In 1971, the fledgling Foundation came to roost at the North-east London Polytechnic (now the University of East London). But their relationship with the Poly was never more than cordial, and last year they were finally given notice to quit. This threw the Council of the Foundation into confusion, not least because of the delicacy of the Collection - some of the 25,000 books and magazines in the collection are in fairly frail condition. Although the Foundation increasingly attracts donations from publishers, the backbone of the collection is still private donations, and many of the books it holds are well-loved and much-thumbed. It includes a particularly strong holding of pulp magazines from as far back as the Twenties, some of them very tatty.
David Seed, a senior lecturer in the English department, heard about the Foundation's plight from a colleague in the philosophy department. He was already engaged on a book about science fiction and the Cold War, and started to lobby for the collection to come to Liverpool. This was a dream solution, in many ways: Olaf Stapledon, regarded as the most influential figure in British science fiction after H G Wells, was an extra-mural lecturer at the University, which holds the Stapledon archive, a natural partner for the Foundation's collection. With the space came enough funding to hire Andy Sawyer, a qualified academic librarian, for two years. And now, there's the MA course.
There's no doubt that, for Liverpool, the Library is seen as a good way of raising its profile. Seed, who will be directing the course when it begins, says that they hope to attract students from Japan and the US and since they went public they have been bombarded with enquiries from around Britain.
Seed, though, like Sawyer, is not altogether happy with the publicity. Many of the enquiries have come from people who thought it was going to be largely about film, and Seed is keen to emphasise that this is primarily a course about books. Applicants will be expected to have a degree in a literature- based subject. The 'module topics' they will study include Utopias and Dystopias, Science Fiction and the Cold War (Seed's specialism), Science Fiction and Gender. David Seed is clear that he is not terribly interested in pulp.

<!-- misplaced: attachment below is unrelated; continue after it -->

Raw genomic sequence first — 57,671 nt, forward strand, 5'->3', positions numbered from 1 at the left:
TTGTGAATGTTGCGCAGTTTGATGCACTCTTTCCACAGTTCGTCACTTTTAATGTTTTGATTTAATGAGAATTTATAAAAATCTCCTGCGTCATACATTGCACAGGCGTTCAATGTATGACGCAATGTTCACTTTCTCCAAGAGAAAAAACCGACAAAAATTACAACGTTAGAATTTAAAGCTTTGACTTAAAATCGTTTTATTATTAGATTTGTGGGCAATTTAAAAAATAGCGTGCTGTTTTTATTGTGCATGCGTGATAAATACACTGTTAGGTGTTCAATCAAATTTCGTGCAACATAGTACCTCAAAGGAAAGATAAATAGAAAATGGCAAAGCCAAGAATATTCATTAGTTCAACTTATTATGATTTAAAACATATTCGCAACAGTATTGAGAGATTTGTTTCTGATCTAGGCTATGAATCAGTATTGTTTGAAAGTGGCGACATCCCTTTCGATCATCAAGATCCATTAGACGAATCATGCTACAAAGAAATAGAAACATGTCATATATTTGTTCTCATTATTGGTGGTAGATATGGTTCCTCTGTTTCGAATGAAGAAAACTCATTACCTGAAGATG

Which is all very well and very interesting, but you can't help feeling that the library is losing part of its charm. George Hay, grateful though he is that Liverpool has found somewhere to nurture his brainchild, says he is worried, 'because, as happens with so many other genres, it's been kidnapped by the lit crit mob . . . I am concerned that people should remember that 'science fiction' does include the word 'science'.'
Still, all is not lost. Looking at the leaflet that advertises the MA, the first thing that strikes your eye is a painting of a spaceport: the scene is dominated by a giant spaceship hovering overhead, while a large planet rises (or possibly sets) in the background. Travellers bustle around, including a pneumatic woman astronaut in a skintight suit. It's in sober browns and blues, but it's still true: look at it and you think, yes, that is science fiction.
(Photograph omitted)Reuse content